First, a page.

PRESIDENT Bush has rounded up his posse and is riding hard in defense of international law. Secretary Baker has sounded the refrain: ``No partial solutions!'' Saddam Hussein will pay. At the same time, the United States is serenely flouting international law by providing aid to the rebel Jonas Savimbi against the legal government of Angola, a government that is a member of the United Nations, a government recognized by a large majority of nations.
In December 1975, as the people of East Timor prepared to declare their independence after centuries of Portuguese rule, neighboring Indonesia invaded - `a la Iraq. Meeting resistance, it slaughtered on a scale that makes Saddam Hussein's brutality against the people of Kuwait appear like a gentle spanking - more than 100,000 were killed in Timor, possibly one out of every seven inhabitants.
The point of retelling these details is not to pettily criticize the US. It is to place Saddam's behavior in context. And this for very pragmatic policy reasons.
If we demonize Saddam's behavior (which we didn't do when he was simply gassing the Kurds), if we really consider that his annexation of Kuwait is beyond the pale, if we indulge in the silly and meaningless comparison with Hitler, then we paint ourselves into a corner. Then all we can do is don our crusader's helmet and march against the infidel.
And if we don the crusader's helmet, we can make no concessions to Saddam. We have to force him out of Kuwait unconditionally. In order to do this, we have the embargo, and we have tens of thousands of troops simmering in the deserts of Saudi Arabia. The embargo, experts warn us, will hurt Iraq - the ruler and the people - but it will not force the tyrant out of Kuwait.
Military action will be necessary. That is, war. War waged by the US against Iraq with our allies looking on and offering minimal assistance. We may hope to avoid sending in ground troops and just bomb the Iraqis into submission. But what is more likely is that we will have to do both. A threadbare cloak of multilateralism will not hide that it will be US bombs, US planes, US soldiers doing the killing and being killed.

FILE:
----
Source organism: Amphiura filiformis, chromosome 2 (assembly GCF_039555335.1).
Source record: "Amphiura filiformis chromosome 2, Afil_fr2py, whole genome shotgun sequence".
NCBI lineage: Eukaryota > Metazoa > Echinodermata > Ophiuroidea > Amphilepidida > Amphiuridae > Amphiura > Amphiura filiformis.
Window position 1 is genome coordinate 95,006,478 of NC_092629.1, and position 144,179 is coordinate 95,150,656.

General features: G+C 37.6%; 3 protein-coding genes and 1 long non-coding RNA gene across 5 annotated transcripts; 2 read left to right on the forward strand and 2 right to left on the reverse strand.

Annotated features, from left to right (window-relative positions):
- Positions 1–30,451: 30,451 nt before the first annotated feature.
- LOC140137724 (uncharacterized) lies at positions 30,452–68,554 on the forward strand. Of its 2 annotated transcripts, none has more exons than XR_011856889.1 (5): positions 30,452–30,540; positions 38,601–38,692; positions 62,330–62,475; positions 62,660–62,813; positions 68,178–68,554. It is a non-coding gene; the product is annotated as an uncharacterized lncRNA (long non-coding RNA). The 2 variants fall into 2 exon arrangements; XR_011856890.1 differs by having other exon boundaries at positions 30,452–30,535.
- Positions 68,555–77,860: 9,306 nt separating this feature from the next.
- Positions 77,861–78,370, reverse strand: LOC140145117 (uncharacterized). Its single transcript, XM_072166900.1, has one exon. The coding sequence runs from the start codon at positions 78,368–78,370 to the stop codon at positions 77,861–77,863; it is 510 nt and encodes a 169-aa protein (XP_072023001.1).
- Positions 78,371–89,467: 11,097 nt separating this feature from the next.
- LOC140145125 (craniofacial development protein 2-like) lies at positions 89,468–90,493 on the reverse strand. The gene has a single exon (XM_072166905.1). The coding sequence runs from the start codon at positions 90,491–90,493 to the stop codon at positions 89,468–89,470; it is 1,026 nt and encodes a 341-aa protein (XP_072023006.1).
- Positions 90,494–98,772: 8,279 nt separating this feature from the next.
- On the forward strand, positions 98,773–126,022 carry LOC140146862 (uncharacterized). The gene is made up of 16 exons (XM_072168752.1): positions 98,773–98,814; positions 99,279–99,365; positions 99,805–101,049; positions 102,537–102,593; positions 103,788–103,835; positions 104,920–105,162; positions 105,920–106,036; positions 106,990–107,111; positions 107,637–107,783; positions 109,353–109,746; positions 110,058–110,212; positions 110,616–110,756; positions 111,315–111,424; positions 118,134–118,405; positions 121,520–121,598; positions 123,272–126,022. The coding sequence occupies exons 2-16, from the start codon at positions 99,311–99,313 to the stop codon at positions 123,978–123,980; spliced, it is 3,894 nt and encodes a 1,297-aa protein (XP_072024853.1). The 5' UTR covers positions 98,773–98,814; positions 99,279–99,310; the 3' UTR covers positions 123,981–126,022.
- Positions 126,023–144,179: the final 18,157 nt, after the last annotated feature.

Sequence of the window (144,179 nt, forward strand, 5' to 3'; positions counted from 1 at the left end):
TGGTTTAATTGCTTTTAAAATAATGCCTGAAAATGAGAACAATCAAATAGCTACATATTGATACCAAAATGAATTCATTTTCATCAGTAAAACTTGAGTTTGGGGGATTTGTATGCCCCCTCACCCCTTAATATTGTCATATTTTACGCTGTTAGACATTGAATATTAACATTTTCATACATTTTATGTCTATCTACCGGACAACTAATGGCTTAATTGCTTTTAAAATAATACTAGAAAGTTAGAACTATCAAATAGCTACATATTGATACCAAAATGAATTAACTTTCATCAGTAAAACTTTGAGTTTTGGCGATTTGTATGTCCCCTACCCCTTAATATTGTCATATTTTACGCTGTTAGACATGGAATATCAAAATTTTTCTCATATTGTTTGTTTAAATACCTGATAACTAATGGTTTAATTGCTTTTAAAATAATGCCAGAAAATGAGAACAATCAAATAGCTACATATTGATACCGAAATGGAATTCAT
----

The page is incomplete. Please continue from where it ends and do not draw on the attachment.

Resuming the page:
Even if we keep bludgeoning the Japanese and other allies into paying, it will still cost us a bundle of money, it will cost American and Arab lives, it will sow hatred in the Arab world against the US, and it will weaken our friends in the region. What for?
If we truly believe that Saddam's behavior cannot be tolerated, then we have little choice: We are prisoners of our duty, all the while bemoaning that our allies have less noble principles than we do and that we always have to do the job - on their behalf (America's lot!).
If we take a less exalted view - if we think of our own transgressions, and those of our friends with whom we have lived so well - then we may search for a more pragmatic solution. This solution would mean some concessions to the aggressor (an aggressor, let us acknowledge, whose historical claims against Kuwait have some validity). The concessions will address Bubiyan Island and the Rumaila oil field that straddles the border of the two countries. The first will guarantee Iraq access to the sea, the second will provide it money.
But this, worthy souls will say, means rewarding the aggressor. Well, this is something we can live with. How many Americans - common citizens and policymakers - have lost sleep because Indonesian aggression in Timor has gone unpunished? Indeed, our relations with Indonesia have survived the disturbance robustly. And our friend Hassan II of Morocco sits in the Western Sahara, which he grabbed by force. This, too, we have endured, as we endure our own violations of international law against Angola.
War to force Saddam Hussein unconditionally out of Kuwait would be justified if vital US interests were threatened. But what vital interests are at stake? Concessions regarding Bubiyan Island and the Rumaila oil field would not threaten American vital interests. Some will say, of course, that Saddam will move again. (One could have said the same for Suharto after he gobbled up Timor, or for Hassan II after he grabbed the Western Sahara.) In fact, it is more likely that he will lick his wounds and be chastened by the risks he ran. Saddam is not Hitler, he is just a local thug - like Suharto. It is not worth going to war against him to teach him - at enormous cost - a moral lesson.
Should he refuse to negotiate, or should he threaten America's vital interests in the future, then it will be time to consider war. But not before then.